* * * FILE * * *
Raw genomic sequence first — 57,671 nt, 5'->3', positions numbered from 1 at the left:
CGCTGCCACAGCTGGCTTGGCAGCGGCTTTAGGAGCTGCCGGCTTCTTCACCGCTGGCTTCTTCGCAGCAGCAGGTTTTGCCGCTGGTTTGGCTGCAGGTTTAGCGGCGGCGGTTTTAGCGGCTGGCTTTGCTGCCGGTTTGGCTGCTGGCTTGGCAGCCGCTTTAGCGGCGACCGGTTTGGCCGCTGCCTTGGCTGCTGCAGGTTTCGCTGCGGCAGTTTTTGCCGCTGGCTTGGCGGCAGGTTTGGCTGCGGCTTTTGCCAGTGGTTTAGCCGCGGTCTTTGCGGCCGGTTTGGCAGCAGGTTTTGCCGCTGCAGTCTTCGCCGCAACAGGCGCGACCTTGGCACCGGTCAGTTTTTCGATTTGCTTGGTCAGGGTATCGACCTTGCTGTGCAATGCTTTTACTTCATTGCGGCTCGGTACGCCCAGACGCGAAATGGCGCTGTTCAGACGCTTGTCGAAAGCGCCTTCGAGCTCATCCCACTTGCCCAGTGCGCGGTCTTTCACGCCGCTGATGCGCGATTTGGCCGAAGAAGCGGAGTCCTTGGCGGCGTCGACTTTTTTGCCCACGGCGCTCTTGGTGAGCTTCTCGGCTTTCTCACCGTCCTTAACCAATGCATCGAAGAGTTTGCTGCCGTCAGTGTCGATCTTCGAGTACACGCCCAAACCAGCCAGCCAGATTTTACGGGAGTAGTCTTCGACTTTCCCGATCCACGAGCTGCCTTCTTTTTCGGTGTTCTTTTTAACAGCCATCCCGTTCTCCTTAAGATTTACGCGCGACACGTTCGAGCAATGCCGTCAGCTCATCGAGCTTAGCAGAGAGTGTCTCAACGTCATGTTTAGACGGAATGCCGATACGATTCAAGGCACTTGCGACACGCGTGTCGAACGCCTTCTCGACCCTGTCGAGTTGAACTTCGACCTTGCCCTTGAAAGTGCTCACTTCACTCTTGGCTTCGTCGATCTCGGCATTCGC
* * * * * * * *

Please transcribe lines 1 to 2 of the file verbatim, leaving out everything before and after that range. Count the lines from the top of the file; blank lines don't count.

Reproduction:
Raw genomic sequence first — 57,671 nt, 5'->3', positions numbered from 1 at the left:
CGCTGCCACAGCTGGCTTGGCAGCGGCTTTAGGAGCTGCCGGCTTCTTCACCGCTGGCTTCTTCGCAGCAGCAGGTTTTGCCGCTGGTTTGGCTGCAGGTTTAGCGGCGGCGGTTTTAGCGGCTGGCTTTGCTGCCGGTTTGGCTGCTGGCTTGGCAGCCGCTTTAGCGGCGACCGGTTTGGCCGCTGCCTTGGCTGCTGCAGGTTTCGCTGCGGCAGTTTTTGCCGCTGGCTTGGCGGCAGGTTTGGCTGCGGCTTTTGCCAGTGGTTTAGCCGCGGTCTTTGCGGCCGGTTTGGCAGCAGGTTTTGCCGCTGCAGTCTTCGCCGCAACAGGCGCGACCTTGGCACCGGTCAGTTTTTCGATTTGCTTGGTCAGGGTATCGACCTTGCTGTGCAATGCTTTTACTTCATTGCGGCTCGGTACGCCCAGACGCGAAATGGCGCTGTTCAGACGCTTGTCGAAAGCGCCTTCGAGCTCATCCCACTTGCCCAGTGCGCGGTCTTTCACGCCGCTGATGCGCGATTTGGCCGAAGAAGCGGAGTCCTTGGCGGCGTCGACTTTTTTGCCCACGGCGCTCTTGGTGAGCTTCTCGGCTTTCTCACCGTCCTTAACCAATGCATCGAAGAGTTTGCTGCCGTCAGTGTCGATCTTCGAGTACACGCCCAAACCAGCCAGCCAGATTTTACGGGAGTAGTCTTCGACTTTCCCGATCCACGAGCTGCCTTCTTTTTCGGTGTTCTTTTTAACAGCCATCCCGTTCTCCTTAAGATTTACGCGCGACACGTTCGAGCAATGCCGTCAGCTCATCGAGCTTAGCAGAGAGTGTCTCAACGTCATGTTTAGACGGAATGCCGATACGATTCAAGGCACTTGCGACACGCGTGTCGAACGCCTTCTCGACCCTGTCGAGTTGAACTTCGACCTTGCCCTTGAAAGTGCTCACTTCACTCTTGGCTTCGTCGATCTCGGCATTCGC